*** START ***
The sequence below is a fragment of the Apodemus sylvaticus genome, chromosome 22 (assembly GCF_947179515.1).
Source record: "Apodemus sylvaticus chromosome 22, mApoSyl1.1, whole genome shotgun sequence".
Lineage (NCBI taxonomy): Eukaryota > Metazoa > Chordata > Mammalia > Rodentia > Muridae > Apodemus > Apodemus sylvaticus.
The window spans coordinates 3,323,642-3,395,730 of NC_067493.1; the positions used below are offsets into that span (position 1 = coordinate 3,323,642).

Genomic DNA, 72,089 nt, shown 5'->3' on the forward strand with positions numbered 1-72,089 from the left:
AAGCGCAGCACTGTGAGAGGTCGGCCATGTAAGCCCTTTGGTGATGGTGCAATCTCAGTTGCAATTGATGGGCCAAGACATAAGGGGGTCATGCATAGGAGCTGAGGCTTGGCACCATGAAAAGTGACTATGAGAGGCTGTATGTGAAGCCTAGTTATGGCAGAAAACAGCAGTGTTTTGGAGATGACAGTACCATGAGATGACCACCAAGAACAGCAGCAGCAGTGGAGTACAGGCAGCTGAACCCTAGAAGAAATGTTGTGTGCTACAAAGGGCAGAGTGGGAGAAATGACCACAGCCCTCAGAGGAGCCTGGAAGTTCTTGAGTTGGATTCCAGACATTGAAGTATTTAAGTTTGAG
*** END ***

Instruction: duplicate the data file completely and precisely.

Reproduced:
The sequence below is a fragment of the Apodemus sylvaticus genome, chromosome 22 (assembly GCF_947179515.1).
Source record: "Apodemus sylvaticus chromosome 22, mApoSyl1.1, whole genome shotgun sequence".
Lineage (NCBI taxonomy): Eukaryota > Metazoa > Chordata > Mammalia > Rodentia > Muridae > Apodemus > Apodemus sylvaticus.
The window spans coordinates 3,323,642-3,395,730 of NC_067493.1; the positions used below are offsets into that span (position 1 = coordinate 3,323,642).

Genomic DNA, 72,089 nt, shown 5'->3' on the forward strand with positions numbered 1-72,089 from the left:
AAGCGCAGCACTGTGAGAGGTCGGCCATGTAAGCCCTTTGGTGATGGTGCAATCTCAGTTGCAATTGATGGGCCAAGACATAAGGGGGTCATGCATAGGAGCTGAGGCTTGGCACCATGAAAAGTGACTATGAGAGGCTGTATGTGAAGCCTAGTTATGGCAGAAAACAGCAGTGTTTTGGAGATGACAGTACCATGAGATGACCACCAAGAACAGCAGCAGCAGTGGAGTACAGGCAGCTGAACCCTAGAAGAAATGTTGTGTGCTACAAAGGGCAGAGTGGGAGAAATGACCACAGCCCTCAGAGGAGCCTGGAAGTTCTTGAGTTGGATTCCAGACATTGAAGTATTTAAGTTTGAG